Why Study Literature?

By Jan Alber; Stefan Iversen et al. | Go to book overview
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THE FORCE OF FICTIONS

Richard Walsh

I want to make a case based upon one kind of literary study, and confined to one kind (or mode) of literature, without prejudice in either respect to other possible affirmations of the value of what literary scholars do. The kind of study I mean emphasizes the continuity between literary artefacts and the broader domains of cultural discourse, scientific understanding and human cognitive faculties; it is the study of narrative theory, and my claim is that its central preoccupation with literary narrative is in no way at odds with the much larger scope of narrative in general as a distinct object of study. More specifically, my object is fiction, though I mean fictional narrative in a sense that accommodates not only the novel, but the drama (and indeed film), and a great deal of poetry too. Literary fiction, for my purposes here, is defined both etymologically (written fiction) and honorifically (fiction it is possible to credit as a significant contribution to culture, rather than just a symptomatic cultural product); at the same time, however, I situate this narrowly-defined object of study within a series of progressively more inclusive context that is, fictions in general, narrative discourse in general, and narrative as a cognitive faculty. The recursive relationship between these contexts secures a significant continuity between literature and the broad reaches of scientific understanding, while the distinctive contribution of literary study is provided for by the re-inflection of the concept of narrative with each narrowing and refinement of the frame of reference. Finally, in speaking of the “force” of fictions I am proposing to make some play with the relation between the notions of “force” and “value”, extrapolating somewhat from the framework of speech act theory in order to emphasize a performative quality of literary narrative, which arises out of the recursive logic I am proposing, and which can be extrapolated one step further, to the activity of study itself.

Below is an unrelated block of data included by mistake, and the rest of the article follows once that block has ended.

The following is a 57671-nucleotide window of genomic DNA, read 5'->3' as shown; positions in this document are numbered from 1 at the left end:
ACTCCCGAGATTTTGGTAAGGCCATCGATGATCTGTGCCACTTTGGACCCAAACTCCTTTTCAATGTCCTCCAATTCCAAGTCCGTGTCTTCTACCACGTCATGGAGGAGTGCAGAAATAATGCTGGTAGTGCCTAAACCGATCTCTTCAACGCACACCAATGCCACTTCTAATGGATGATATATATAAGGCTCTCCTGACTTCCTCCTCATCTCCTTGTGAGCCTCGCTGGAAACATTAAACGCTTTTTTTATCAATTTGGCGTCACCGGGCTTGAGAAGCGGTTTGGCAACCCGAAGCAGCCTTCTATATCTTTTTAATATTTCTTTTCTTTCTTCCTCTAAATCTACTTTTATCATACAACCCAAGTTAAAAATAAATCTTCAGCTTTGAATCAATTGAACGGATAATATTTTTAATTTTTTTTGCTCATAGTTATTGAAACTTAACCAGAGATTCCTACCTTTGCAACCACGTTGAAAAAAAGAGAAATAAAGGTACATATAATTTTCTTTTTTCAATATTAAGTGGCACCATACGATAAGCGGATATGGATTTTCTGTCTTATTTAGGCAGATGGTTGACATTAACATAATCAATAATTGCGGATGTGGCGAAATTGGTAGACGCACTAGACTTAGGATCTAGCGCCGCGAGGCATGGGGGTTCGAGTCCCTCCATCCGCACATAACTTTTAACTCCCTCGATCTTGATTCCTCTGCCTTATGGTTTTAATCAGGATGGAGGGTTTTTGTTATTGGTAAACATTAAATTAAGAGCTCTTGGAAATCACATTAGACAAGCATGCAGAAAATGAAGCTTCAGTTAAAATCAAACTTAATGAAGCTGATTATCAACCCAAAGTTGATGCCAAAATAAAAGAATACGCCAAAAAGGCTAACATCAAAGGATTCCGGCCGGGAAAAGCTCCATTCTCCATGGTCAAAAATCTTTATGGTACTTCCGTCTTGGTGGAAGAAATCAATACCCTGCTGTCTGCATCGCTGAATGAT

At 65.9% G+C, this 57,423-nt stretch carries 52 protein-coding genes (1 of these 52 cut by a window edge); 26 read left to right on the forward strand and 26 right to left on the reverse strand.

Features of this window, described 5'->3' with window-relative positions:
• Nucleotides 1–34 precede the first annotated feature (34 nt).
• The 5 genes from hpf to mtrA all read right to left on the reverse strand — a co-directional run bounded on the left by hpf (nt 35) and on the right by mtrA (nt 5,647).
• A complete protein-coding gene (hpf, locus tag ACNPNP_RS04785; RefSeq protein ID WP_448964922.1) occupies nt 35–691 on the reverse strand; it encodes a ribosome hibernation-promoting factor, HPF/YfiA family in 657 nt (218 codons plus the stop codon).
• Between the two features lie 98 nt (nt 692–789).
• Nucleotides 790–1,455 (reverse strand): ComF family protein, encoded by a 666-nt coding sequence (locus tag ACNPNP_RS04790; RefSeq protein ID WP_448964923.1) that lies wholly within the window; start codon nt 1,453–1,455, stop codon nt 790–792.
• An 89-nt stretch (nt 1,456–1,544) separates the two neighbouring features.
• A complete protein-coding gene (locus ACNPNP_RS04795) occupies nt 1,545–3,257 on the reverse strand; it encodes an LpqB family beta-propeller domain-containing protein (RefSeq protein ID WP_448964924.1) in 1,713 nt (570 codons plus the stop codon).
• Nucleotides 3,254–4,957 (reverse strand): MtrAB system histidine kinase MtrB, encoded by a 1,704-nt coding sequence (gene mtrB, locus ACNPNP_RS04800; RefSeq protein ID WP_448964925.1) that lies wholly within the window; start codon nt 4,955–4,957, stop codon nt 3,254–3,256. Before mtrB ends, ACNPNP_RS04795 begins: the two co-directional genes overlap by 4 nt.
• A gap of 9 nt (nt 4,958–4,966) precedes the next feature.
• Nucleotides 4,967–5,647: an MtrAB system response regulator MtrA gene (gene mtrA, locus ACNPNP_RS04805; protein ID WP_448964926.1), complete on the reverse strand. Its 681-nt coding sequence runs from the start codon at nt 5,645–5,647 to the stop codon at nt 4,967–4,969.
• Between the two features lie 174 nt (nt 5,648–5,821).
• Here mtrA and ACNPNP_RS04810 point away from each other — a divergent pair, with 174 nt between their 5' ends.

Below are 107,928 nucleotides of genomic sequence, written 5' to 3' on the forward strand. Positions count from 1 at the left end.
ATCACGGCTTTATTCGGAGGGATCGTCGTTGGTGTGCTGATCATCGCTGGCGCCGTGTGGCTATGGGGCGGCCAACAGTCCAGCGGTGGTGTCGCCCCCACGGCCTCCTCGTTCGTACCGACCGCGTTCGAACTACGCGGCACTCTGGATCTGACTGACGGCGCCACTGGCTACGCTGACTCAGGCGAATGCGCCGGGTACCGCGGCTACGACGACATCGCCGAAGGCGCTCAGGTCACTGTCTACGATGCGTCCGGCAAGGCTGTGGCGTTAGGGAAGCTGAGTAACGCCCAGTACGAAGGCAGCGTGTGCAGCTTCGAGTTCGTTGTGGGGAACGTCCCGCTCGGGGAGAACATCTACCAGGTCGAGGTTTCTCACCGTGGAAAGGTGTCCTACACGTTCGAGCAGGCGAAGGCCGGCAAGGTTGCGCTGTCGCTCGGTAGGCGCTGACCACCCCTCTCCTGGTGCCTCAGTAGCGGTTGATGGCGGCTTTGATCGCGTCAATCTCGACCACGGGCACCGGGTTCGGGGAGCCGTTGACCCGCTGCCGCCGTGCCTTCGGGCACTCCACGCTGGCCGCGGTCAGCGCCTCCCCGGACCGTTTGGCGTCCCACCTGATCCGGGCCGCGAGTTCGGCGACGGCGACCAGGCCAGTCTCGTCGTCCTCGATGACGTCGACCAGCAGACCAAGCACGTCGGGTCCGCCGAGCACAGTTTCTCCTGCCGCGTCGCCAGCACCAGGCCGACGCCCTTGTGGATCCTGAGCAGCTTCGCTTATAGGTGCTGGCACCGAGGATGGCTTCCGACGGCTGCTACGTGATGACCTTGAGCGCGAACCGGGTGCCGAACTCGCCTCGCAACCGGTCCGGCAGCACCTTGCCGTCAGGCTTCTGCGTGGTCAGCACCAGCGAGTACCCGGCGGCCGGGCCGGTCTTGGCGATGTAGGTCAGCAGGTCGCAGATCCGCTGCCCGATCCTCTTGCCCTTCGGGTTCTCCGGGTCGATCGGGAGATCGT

My thesis, then, is that the importance of literary fictions as objects of study can be understood to follow from the status of such fictions as the most highly elaborated instances of a mode of cognition that lies at the heart of what it is to be human (the human, I mean, as a social and trans

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